Since full and effective implementation of the FATF Recommendations in all countries is one of our fundamental goals, we remain committed to assessing the degree of implementation and the effectiveness of systems designed to combat money laundering and terrorist financing through the conduct of a 4th round of ‘peer reviews’ (‘mutual evaluations’) of our Members as well as monitoring progress through appropriate follow-up processes. Future evaluations will move beyond technical compliance of the standards and aim to understand how resources and sanctions are being applied in practice to meet desired objectives. The FATF will work closely with FATF-style regional bodies (FSRBs), the International Monetary Fund (IMF) and the World Bank in refining procedures for evaluations, including the common methodology and common processes for assessing compliance.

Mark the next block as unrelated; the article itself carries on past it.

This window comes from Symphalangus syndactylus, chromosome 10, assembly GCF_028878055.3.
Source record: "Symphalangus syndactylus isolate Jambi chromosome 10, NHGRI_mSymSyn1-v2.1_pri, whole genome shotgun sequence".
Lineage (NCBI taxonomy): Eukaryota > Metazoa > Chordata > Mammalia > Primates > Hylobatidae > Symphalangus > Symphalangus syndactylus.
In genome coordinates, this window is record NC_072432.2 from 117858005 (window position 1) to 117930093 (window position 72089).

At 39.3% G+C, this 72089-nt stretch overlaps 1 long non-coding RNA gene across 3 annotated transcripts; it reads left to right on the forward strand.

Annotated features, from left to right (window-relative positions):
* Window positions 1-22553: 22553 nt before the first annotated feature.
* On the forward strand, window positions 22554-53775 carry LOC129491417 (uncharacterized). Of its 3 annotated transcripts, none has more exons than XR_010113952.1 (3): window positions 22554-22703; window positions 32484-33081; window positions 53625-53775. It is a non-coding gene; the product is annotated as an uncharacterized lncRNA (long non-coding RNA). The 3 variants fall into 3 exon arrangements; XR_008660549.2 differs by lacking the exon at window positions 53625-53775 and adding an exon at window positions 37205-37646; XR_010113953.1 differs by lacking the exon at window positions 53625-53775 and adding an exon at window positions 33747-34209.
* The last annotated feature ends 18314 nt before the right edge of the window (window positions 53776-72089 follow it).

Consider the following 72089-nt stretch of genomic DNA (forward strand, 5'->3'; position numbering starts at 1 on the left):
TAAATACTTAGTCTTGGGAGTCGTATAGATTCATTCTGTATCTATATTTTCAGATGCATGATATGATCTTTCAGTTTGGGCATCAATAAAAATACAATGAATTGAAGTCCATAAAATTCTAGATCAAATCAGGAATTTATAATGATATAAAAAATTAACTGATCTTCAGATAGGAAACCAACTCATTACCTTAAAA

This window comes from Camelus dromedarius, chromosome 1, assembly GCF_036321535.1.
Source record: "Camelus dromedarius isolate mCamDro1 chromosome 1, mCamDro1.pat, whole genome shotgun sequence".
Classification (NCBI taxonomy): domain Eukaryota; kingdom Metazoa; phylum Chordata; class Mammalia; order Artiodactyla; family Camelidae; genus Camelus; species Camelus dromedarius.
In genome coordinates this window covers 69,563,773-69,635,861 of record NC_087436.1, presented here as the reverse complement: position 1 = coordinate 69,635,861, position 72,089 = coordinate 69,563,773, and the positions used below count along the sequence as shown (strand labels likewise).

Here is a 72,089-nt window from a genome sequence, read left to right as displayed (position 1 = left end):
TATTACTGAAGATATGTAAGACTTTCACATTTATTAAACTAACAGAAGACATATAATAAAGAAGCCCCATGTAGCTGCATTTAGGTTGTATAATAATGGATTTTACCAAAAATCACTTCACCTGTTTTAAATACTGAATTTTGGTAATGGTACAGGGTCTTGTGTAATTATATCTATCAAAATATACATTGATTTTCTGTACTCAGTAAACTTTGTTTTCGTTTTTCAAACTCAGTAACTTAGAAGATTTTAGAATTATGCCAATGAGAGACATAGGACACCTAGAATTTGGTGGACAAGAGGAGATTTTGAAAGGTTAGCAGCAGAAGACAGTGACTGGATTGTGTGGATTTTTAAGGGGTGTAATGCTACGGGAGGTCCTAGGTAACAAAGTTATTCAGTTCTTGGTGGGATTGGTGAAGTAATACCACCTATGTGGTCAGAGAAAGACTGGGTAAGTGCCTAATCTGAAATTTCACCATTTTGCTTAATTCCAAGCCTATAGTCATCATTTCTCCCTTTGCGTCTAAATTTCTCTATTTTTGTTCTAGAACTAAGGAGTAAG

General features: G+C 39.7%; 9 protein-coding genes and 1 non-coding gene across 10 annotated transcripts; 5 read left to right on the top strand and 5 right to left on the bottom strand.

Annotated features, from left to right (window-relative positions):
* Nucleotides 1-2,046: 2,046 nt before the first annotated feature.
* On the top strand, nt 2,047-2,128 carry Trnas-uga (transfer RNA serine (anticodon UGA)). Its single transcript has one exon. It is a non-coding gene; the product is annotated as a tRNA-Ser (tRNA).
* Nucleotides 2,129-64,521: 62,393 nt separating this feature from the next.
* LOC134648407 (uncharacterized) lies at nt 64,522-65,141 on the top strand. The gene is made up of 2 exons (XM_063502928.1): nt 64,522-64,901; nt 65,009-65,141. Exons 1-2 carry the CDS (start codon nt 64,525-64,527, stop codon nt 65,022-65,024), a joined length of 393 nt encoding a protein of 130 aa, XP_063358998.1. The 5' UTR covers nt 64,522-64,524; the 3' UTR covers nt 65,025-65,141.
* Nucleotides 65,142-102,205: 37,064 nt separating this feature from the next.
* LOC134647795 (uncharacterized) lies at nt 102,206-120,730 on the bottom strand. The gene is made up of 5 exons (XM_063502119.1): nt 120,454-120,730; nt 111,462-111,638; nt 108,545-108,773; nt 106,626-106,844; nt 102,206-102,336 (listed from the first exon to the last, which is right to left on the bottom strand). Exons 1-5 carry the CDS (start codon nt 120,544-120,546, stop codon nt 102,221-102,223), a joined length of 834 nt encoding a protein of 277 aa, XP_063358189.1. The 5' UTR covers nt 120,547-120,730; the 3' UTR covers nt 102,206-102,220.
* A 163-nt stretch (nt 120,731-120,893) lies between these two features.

We recognise the leading role of the FATF in promoting full and effective implementation of the FATF Recommendations in collaboration with other national and international stakeholders and, most importantly, through a global network of FSRBs. We support the linkages between the FATF and FSRB mutual evaluation programmes and the IMF/World Bank Financial Sector Assessment Programme. We also encourage the FATF to continue communicating broadly about this work.
We note that many countries – particularly those with capacity constraints – continue to face legitimate challenges in achieving effective implementation of the FATF Recommendations. Financial exclusion can also represent a real risk to achieving effective implementation. Recognising these challenges and adopting a comprehensive approach to dealing with them will contribute to universal implementation of the FATF Recommendations. The FATF will continue to support the work of regional bodies and the international organisations that are helping countries to carry out this work.